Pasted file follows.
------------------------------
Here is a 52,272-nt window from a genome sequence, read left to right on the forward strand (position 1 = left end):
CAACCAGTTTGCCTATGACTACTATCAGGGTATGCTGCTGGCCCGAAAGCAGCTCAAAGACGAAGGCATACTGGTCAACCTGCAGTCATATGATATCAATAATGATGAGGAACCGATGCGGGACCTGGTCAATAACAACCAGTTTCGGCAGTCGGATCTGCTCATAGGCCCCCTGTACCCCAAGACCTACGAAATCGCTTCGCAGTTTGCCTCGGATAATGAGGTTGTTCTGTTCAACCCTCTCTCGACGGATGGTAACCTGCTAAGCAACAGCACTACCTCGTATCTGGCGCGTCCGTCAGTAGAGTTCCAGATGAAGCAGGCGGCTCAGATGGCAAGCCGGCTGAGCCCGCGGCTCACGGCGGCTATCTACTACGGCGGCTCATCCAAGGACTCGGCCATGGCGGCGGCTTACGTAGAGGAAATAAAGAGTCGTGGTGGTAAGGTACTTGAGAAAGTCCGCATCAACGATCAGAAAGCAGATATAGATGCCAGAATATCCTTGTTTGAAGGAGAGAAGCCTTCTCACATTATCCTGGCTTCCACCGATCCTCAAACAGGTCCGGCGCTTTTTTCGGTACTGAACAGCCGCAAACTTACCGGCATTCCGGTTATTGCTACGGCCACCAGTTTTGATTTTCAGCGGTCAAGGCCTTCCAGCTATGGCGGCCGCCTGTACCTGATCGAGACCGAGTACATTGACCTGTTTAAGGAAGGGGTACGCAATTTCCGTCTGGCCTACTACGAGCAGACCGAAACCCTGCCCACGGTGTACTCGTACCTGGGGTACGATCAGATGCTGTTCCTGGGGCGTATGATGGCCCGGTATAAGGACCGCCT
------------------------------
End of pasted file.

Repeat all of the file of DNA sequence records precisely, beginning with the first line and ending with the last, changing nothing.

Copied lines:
Here is a 52,272-nt window from a genome sequence, read left to right on the forward strand (position 1 = left end):
CAACCAGTTTGCCTATGACTACTATCAGGGTATGCTGCTGGCCCGAAAGCAGCTCAAAGACGAAGGCATACTGGTCAACCTGCAGTCATATGATATCAATAATGATGAGGAACCGATGCGGGACCTGGTCAATAACAACCAGTTTCGGCAGTCGGATCTGCTCATAGGCCCCCTGTACCCCAAGACCTACGAAATCGCTTCGCAGTTTGCCTCGGATAATGAGGTTGTTCTGTTCAACCCTCTCTCGACGGATGGTAACCTGCTAAGCAACAGCACTACCTCGTATCTGGCGCGTCCGTCAGTAGAGTTCCAGATGAAGCAGGCGGCTCAGATGGCAAGCCGGCTGAGCCCGCGGCTCACGGCGGCTATCTACTACGGCGGCTCATCCAAGGACTCGGCCATGGCGGCGGCTTACGTAGAGGAAATAAAGAGTCGTGGTGGTAAGGTACTTGAGAAAGTCCGCATCAACGATCAGAAAGCAGATATAGATGCCAGAATATCCTTGTTTGAAGGAGAGAAGCCTTCTCACATTATCCTGGCTTCCACCGATCCTCAAACAGGTCCGGCGCTTTTTTCGGTACTGAACAGCCGCAAACTTACCGGCATTCCGGTTATTGCTACGGCCACCAGTTTTGATTTTCAGCGGTCAAGGCCTTCCAGCTATGGCGGCCGCCTGTACCTGATCGAGACCGAGTACATTGACCTGTTTAAGGAAGGGGTACGCAATTTCCGTCTGGCCTACTACGAGCAGACCGAAACCCTGCCCACGGTGTACTCGTACCTGGGGTACGATCAGATGCTGTTCCTGGGGCGTATGATGGCCCGGTATAAGGACCGCCT